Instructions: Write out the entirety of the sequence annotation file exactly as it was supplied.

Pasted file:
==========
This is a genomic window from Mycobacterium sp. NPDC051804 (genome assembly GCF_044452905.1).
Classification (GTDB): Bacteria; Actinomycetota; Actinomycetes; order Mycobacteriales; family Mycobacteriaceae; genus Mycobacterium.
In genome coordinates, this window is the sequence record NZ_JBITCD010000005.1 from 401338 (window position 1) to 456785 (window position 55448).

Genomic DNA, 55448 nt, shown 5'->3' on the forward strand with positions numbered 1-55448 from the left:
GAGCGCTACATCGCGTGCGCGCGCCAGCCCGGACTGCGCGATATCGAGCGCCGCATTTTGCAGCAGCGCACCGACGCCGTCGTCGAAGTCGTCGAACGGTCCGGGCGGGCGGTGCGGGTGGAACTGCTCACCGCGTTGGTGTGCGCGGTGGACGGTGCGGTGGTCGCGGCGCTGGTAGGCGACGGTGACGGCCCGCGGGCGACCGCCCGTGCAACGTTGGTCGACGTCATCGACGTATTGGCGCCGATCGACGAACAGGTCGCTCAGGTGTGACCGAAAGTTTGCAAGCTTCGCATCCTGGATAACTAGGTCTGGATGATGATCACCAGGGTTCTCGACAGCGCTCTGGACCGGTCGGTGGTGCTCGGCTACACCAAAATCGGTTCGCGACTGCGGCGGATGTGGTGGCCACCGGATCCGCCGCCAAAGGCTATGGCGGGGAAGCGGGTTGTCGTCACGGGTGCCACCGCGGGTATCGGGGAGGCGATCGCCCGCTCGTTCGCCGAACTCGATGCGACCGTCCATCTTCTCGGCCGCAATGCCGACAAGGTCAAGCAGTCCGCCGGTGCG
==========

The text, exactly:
This is a genomic window from Mycobacterium sp. NPDC051804 (genome assembly GCF_044452905.1).
Classification (GTDB): Bacteria; Actinomycetota; Actinomycetes; order Mycobacteriales; family Mycobacteriaceae; genus Mycobacterium.
In genome coordinates, this window is the sequence record NZ_JBITCD010000005.1 from 401338 (window position 1) to 456785 (window position 55448).

Genomic DNA, 55448 nt, shown 5'->3' on the forward strand with positions numbered 1-55448 from the left:
GAGCGCTACATCGCGTGCGCGCGCCAGCCCGGACTGCGCGATATCGAGCGCCGCATTTTGCAGCAGCGCACCGACGCCGTCGTCGAAGTCGTCGAACGGTCCGGGCGGGCGGTGCGGGTGGAACTGCTCACCGCGTTGGTGTGCGCGGTGGACGGTGCGGTGGTCGCGGCGCTGGTAGGCGACGGTGACGGCCCGCGGGCGACCGCCCGTGCAACGTTGGTCGACGTCATCGACGTATTGGCGCCGATCGACGAACAGGTCGCTCAGGTGTGACCGAAAGTTTGCAAGCTTCGCATCCTGGATAACTAGGTCTGGATGATGATCACCAGGGTTCTCGACAGCGCTCTGGACCGGTCGGTGGTGCTCGGCTACACCAAAATCGGTTCGCGACTGCGGCGGATGTGGTGGCCACCGGATCCGCCGCCAAAGGCTATGGCGGGGAAGCGGGTTGTCGTCACGGGTGCCACCGCGGGTATCGGGGAGGCGATCGCCCGCTCGTTCGCCGAACTCGATGCGACCGTCCATCTTCTCGGCCGCAATGCCGACAAGGTCAAGCAGTCCGCCGGTGCG